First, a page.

Hunt Museum to explore the fascinating design career of Sybil Connolly

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Sybil Connolly at work in Dublin

Hunt Museum has chosen some of its collection of Sybil Connolly clothes, sketchbooks, swatches, glass and ceramics to explore the trailblazing design career of Sybil Connolly.

Her fame outside of Ireland is shown in the magazines of Vogue and Harper’s Bazaar and her entrepreneurial spirit was ground-breaking for the period.

Chair of the Hunt Museum Friends, Kathleen O’Sullivan, who wrote her MA thesis on Sybil Connolly’s impact on the Irish Fashion Industry and currently works as Supervisor of Ladies Fashion at Shaw’s Department Store, Limerick says: “Sybil Connolly was a fashion designer who wanted to break the mould, persuading the sisters of the Order of St. Louis.to let her dye their lace, pink instead of the regulation black or white.

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She is an amazing example of a woman working in 1950’s Ireland, pushing the boundaries of
creativity and of the expectations of a woman’s role in the workplace and society.” Sybil Connolly was a Dublin based fashion designer, renowned for creating haute couture from Irish
textiles. She used materials such as finely pleated handkerchief linen, delicate Carrickmacross lace and durable Irish tweed to create designs inspired by Irish people, traditions and culture.

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Dubbed by the media as “Dublin’s Dior”, Sybil Connolly was a pioneering designer and one of the first Irish fashion designers to have international success. She surprised and delighted the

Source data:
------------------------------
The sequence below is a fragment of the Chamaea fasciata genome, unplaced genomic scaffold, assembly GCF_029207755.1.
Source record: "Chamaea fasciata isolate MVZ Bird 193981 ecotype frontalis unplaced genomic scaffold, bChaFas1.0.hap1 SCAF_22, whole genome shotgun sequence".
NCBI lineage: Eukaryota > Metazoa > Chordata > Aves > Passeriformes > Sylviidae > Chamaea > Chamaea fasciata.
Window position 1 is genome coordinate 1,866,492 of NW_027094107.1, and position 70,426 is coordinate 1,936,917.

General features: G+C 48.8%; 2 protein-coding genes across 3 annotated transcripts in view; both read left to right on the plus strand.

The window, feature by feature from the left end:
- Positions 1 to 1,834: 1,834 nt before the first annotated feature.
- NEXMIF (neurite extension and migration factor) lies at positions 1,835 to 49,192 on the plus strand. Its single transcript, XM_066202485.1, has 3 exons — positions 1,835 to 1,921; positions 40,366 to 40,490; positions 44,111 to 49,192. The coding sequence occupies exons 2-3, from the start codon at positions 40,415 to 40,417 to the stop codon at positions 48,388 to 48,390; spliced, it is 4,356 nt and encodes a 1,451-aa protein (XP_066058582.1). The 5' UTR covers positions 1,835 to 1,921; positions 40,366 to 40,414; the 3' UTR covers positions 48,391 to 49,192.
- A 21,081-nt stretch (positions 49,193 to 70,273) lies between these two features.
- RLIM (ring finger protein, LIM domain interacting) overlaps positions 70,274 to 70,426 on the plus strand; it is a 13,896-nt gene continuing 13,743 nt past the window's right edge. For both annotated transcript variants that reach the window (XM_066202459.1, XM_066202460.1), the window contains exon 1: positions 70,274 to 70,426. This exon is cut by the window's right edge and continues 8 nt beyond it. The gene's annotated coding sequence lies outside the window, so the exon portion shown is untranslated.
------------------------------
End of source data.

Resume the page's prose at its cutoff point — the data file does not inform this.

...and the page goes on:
international fashion world with her creations, and worked with stores such as Tiffany & Co, Bloomingdales and Lord and Taylor, in New York. Famous clients included Jackie Kennedy Onassis, Adele Astaire and Mrs. Gregory Peck.

Later in her career, she reinvented herself, turning her attention to interior and garden design, creating wallpapers, fabrics, glass and ceramics for companies such as Tipperary Crystal.
The medium of Fashion makes art, design and science accessible for everyone.

Making it available online means new audiences can experience and learn in their own online spaces. In parallel with the opening of ”Sybil” as a physical exhibition on April 19th , the Hunt Museum website launches on May 24th, an online exhibition of her work and story.

The Hunt Museum encourage people to participate via #SybilInLimerick and actively add to their Tumblr and Pinterest boards about her and her work. Keep an eye on the Hunt Museum’s website for news on our Sybil related education workshops, lectures, and very excitingly the first Wikipedia Editathon in Limerick.

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